Global capital markets continue to grow more complex and are accelerated by regulatory shifts and market disruptions. And while M&A transactions remain one of the most popular and high-potential ways for companies to create new growth opportunities, M&A deals are incredibly complex, with countless variables and moving parts.
Success is far from guaranteed. You need to know the road that lies ahead and surround yourself with seasoned M&A professionals. With dozens of projects managed each year globally, Toppan Merrill has experience with Capital Markets Transactions in every size, shape, sector and country in the world. Based on that knowledge, here are the essential steps of an M&A transaction. The process generally progresses through 8 steps which include:
- Business strategy and search criteria: The acquisition strategy can simply be thought of as the “Why are we doing this?” statement or rationale — the business purpose for doing a merger or acquisition which could include cost synergies, customer/geography expansion or new product acquisition. Your business strategy defines the ideal target criteria. Say for example your company is an established pharmaceutical company with a well-developed oncology sales force; you would likely be searching for a company with an oncology pipeline product rather than a company that has over-the-counter medicines. Consider all aspects like market segment, geographic region, size or demographics of customer base, and profit margins to narrow in on the ideal target.
- Assemble the team: M&A transactions are complex — and the right team can make all the difference. Identify internal team members that can help facilitate a smooth merger and acquisition outcome. Look for necessary external partners, including legal, investment banks, accounting firms, consultants and financial printing partners, with experience in M&A transactions. You’ll need support from the onset with the initial search, due diligence process, company valuations, negotiations, SEC filing and the all-important post-merger integration process.
- Hone in on the right acquisition target: Stick tightly to the search criteria and begin the hunt for the right acquisition/merger candidate. Once you’ve identified an acquisition candidate and they’ve expressed interest in your offer, you’ll work through initial discussions to lay out a strategic framework for how the transaction process will proceed.
- Valuation and negotiations: If discussions proceed smoothly, you’ll request financial information to evaluate the business valuation. Using the financials provided, you’ll draw up and present your initial offer to begin negotiations officially.
- Financial due diligence: Once the initial offer is agreed upon, you’ll gain access to all relevant financial documentation, allowing you to conduct a more rigorous financial due diligence to confirm its valuation and examine other elements of the business including assets and liabilities, operational processes, technology infrastructure and any additional elements.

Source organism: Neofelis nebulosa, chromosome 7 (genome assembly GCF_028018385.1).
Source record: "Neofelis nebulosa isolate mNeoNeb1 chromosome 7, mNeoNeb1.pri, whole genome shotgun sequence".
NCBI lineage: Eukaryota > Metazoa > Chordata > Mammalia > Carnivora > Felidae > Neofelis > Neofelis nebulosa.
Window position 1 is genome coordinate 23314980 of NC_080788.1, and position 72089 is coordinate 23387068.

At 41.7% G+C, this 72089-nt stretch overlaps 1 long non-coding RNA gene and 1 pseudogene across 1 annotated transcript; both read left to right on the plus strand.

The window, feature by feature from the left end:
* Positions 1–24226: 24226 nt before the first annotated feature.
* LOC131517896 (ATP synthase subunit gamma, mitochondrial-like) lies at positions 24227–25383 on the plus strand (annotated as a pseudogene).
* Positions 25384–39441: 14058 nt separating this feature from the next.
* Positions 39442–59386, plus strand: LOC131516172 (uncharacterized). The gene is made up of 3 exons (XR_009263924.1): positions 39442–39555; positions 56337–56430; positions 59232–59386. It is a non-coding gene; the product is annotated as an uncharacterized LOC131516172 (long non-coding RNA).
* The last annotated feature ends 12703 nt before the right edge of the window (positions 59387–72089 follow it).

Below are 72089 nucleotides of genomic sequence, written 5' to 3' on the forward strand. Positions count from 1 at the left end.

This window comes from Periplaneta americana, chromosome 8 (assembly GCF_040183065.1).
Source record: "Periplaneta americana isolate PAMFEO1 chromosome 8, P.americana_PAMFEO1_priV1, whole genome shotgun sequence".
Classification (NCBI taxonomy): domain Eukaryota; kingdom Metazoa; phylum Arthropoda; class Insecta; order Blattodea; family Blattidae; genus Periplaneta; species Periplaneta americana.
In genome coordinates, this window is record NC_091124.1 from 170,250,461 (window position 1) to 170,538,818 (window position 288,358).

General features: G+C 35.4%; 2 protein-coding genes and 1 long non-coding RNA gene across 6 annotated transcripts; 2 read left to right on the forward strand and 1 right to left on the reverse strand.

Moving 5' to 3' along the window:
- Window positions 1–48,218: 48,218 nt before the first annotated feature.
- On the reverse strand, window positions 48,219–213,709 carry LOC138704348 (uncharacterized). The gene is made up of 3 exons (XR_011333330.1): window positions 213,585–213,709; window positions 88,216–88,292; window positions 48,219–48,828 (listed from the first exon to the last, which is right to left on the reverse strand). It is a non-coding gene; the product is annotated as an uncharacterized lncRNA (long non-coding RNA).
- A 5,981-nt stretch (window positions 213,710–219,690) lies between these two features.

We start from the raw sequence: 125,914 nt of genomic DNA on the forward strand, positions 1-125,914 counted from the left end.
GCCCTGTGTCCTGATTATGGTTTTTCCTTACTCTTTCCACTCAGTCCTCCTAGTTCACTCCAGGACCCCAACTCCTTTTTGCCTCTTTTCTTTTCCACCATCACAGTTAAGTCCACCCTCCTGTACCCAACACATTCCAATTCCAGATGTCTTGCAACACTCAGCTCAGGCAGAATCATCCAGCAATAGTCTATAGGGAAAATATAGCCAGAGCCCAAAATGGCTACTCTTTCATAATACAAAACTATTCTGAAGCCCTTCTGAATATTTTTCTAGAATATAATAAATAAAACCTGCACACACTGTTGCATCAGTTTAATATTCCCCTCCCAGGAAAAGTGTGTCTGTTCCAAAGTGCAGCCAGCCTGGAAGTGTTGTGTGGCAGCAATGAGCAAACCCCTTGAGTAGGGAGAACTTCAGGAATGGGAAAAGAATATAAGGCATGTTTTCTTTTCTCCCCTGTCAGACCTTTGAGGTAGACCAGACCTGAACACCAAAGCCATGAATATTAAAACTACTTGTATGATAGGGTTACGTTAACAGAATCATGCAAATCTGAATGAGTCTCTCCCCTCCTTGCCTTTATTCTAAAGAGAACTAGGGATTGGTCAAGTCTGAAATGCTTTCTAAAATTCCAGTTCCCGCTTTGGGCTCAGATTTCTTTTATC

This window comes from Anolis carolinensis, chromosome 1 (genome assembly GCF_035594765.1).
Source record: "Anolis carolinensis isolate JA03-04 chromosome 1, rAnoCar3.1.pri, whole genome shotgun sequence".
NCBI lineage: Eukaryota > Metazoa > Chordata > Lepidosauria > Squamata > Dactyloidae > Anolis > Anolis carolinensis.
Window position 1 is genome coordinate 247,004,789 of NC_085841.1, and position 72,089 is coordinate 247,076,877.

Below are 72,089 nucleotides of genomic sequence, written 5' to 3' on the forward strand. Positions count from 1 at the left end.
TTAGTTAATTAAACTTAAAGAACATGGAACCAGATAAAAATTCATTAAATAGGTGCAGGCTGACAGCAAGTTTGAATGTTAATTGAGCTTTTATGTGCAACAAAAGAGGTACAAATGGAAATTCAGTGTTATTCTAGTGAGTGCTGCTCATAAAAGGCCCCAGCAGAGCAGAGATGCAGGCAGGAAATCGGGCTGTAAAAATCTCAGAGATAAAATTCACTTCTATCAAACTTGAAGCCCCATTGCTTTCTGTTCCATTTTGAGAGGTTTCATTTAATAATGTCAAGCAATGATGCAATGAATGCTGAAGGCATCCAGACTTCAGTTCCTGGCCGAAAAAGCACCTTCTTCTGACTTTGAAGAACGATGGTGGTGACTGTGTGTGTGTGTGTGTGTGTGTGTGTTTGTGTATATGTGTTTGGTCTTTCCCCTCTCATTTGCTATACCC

- Deal closure and financing: Once financial due diligence is completed and you’re satisfied with the results, you’ll move toward a final contract for sale. With an executed contract, the two parties will begin solidifying the financing details of the transaction.
- Shareholder approval: If the company is public, the next step in the transaction is shareholder notification and approval of the transaction. Depending on the situation, this information could be filed in a proxy statement (Schedule 14A) an information statement (Schedule 14C) or a joint proxy statement/prospectus (Form S-4). (In a Tender Offer there is no shareholder approval required; the acquiring company files a Form TO and publicly solicits shareholders to tender their stock for sale at a specified price.)
- Post-Merger integration: After the deal closes, the two entities officially begin the process of merging two organizations to achieve their target cost synergies, operational efficiencies and shareholder value.
Top reasons that M&A transactions do not realize their full potential:
- Poor post-merger integration planning. Changes in ownership can be stressful times for employees and uncertainty can negatively impact productivity, crush culture and cause employee flight. Start planning early on for employee communication.
- Insufficient or incorrect due diligence. You’re relying on data and information from the company you are targeting. Trust but verify that all information is fair and accurate.
- Overextending resources. Whether it be capital or human, M&A transactions require significant resources. Oftentimes more resources than ever anticipated. Plan for unexpected resource strains.
- Recognizing and bridging cultural differences. The phrase “No two individuals are absolutely alike” could be used to reference companies as well. Make sure to recognize commonalities and acknowledge differences to smooth the path toward integration.
Navigating the complexities of the capital markets
Although this condensed eight-step overview may create an impression that M&A deals seem straightforward, we promise you they are not. M&A deals are incredibly complex, with countless variables and moving parts. Success is far from guaranteed. This is why companies increasingly turn to experienced external partners to provide consultative expertise in preparation for M&A events — and dedicated service through each step of the M&A lifecycle including guidance through all-important continued compliance with SEC regulation.
For more detailed information on the different transaction types, consult this resource: Guide to M&A Transactions: M&A Types, Examples and Process.
Learn more about how Toppan Merrill supports Mergers and Acquisitions here.